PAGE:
The Wolf administration has predicted that its overtime proposal would extend overtime eligibility to up to 460,000 additional salaried workers, or almost one in eight employees, over the next three and a half years. Almost half — 46 percent — of office and administrative support occupations in Pennsylvania could be affected. If the proposal is implemented “as is,” employers would either need to track hours and pay overtime to newly qualified workers or raise salaries above $47,892 in the next three years to keep those workers exempt.
Employers who are affected by this overtime proposal may submit comments to DOLI by July 22, 2018, although a request for a 60-day extension of this deadline is being submitted by various business and trade groups. Comments will be a part of the public record and may be the best opportunity to provide input to regulators as they finalize the new overtime rules for Pennsylvania. These rules will have significant impacts not only on businesses but also on education and nonprofit employers in Pennsylvania. Public comments will be considered by the DOLI and the state’s Independent Regulatory Review Commission, where they will be evaluated to ensure they comply with the law and weigh their cost and benefit to the public and the regulated community. DOLI will then propose a final rule to the IRRC, which can accept or reject the proposal or recommend changes. Legislative committees may also weigh in on the proposal.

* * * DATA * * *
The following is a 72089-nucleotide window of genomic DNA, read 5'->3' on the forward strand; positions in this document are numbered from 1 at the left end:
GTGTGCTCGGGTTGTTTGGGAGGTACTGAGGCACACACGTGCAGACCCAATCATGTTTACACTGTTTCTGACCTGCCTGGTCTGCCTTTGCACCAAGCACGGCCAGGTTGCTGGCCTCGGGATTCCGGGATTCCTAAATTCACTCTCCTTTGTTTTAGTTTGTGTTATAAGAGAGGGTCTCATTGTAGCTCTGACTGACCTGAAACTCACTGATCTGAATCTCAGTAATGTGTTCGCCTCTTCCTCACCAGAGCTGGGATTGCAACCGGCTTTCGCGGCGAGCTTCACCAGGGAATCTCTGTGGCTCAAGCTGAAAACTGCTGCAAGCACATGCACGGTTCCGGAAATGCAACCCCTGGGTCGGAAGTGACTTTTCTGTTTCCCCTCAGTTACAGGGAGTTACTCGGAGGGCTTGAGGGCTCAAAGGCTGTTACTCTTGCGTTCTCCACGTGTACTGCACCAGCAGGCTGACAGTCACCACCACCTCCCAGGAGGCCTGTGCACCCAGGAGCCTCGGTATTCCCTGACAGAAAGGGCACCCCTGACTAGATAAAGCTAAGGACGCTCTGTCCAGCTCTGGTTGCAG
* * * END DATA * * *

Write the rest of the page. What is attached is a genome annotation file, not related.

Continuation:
Your organization should review its employee classifications and employee compensation systems for Pennsylvania employees to assess the impact of these regulatory changes, and whether any compensation, scheduling or other changes will be required to address the new requirements.